A recent guest post by Evan over at Bargaineering talks about the importance of creating a last will and testament. The business of death and figuring out what will happen to your money and assets once you pass away can be a difficult topic to address, but it’s an important financial step that everyone has to take at some point.
Evan suggests that a careful rereading of your will should be a part of any financial review. He focuses largely on “testamentary intent,” or in other words what you want to happen when you die.
2011 is the year that the first wave of Baby Boomers will reach 65, the traditional retirement age, meaning a large number are probably at least thinking about making arrangements regarding the distribution of their assets after they die. No matter how simple you think your arrangement may be, creating this document requires the assistance of a trusted legal expert. There are two additional documents that every boomer should have: a health-care proxy and a living will.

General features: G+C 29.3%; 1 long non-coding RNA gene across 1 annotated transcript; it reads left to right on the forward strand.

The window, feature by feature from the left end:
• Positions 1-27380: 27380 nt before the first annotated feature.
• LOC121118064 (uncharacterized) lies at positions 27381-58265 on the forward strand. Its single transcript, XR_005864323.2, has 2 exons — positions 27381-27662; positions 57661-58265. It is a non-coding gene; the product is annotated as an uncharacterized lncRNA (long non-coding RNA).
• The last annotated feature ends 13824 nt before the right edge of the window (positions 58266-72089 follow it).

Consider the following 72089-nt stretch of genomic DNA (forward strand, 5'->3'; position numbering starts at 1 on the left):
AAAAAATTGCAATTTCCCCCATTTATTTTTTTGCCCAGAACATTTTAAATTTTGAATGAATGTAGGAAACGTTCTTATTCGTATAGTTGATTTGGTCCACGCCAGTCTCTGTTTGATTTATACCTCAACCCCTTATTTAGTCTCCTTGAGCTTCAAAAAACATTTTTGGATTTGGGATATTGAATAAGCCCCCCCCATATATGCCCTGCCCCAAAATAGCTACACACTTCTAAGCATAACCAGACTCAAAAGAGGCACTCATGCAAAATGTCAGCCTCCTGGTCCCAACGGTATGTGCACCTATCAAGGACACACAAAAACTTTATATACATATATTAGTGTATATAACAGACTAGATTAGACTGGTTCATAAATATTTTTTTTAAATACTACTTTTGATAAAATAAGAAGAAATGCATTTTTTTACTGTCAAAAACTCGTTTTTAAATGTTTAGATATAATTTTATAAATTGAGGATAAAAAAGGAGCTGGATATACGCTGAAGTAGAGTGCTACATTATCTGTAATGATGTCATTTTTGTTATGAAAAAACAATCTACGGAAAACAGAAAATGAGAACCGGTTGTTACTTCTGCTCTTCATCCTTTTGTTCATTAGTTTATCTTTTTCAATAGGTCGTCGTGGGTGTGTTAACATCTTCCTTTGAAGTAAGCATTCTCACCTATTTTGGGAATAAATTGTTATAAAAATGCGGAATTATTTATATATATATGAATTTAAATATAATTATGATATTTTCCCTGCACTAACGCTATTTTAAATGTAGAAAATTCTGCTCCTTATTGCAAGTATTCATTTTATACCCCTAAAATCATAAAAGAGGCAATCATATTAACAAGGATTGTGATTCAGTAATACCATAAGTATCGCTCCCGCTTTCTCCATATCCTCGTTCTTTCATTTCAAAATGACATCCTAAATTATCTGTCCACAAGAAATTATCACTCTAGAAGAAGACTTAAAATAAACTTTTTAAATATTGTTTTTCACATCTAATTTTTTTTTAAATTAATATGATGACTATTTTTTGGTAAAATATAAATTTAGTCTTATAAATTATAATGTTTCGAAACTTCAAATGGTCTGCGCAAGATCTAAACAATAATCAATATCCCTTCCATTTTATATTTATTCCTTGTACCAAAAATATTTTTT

Heather Levin at Money Crashers writes about the importance of talking to your parents about their will. She cites the sobering statistic that over half of all property owners do not have wills in place when they die. She also touches on the fact that wills are potentially sensitive topics and gives pointers on how to make the conversation go as smoothly as possible. Levin suggests talking first with siblings to make sure everyone is aware of your intentions, and even doing a bit of homework on the process of creating a will before presenting the subject to your parents. She also advocates leading by example by having your own will written before you talk to them.
Creating a will and these other documents might not be the most pleasant task, but like a solid retirement plan, they can help make the later years of your life much more hassle-free and allow you to focus on the things in life that are more important.
Have you had a conversation with your parents about their last will and testament? Or have you yet to create one?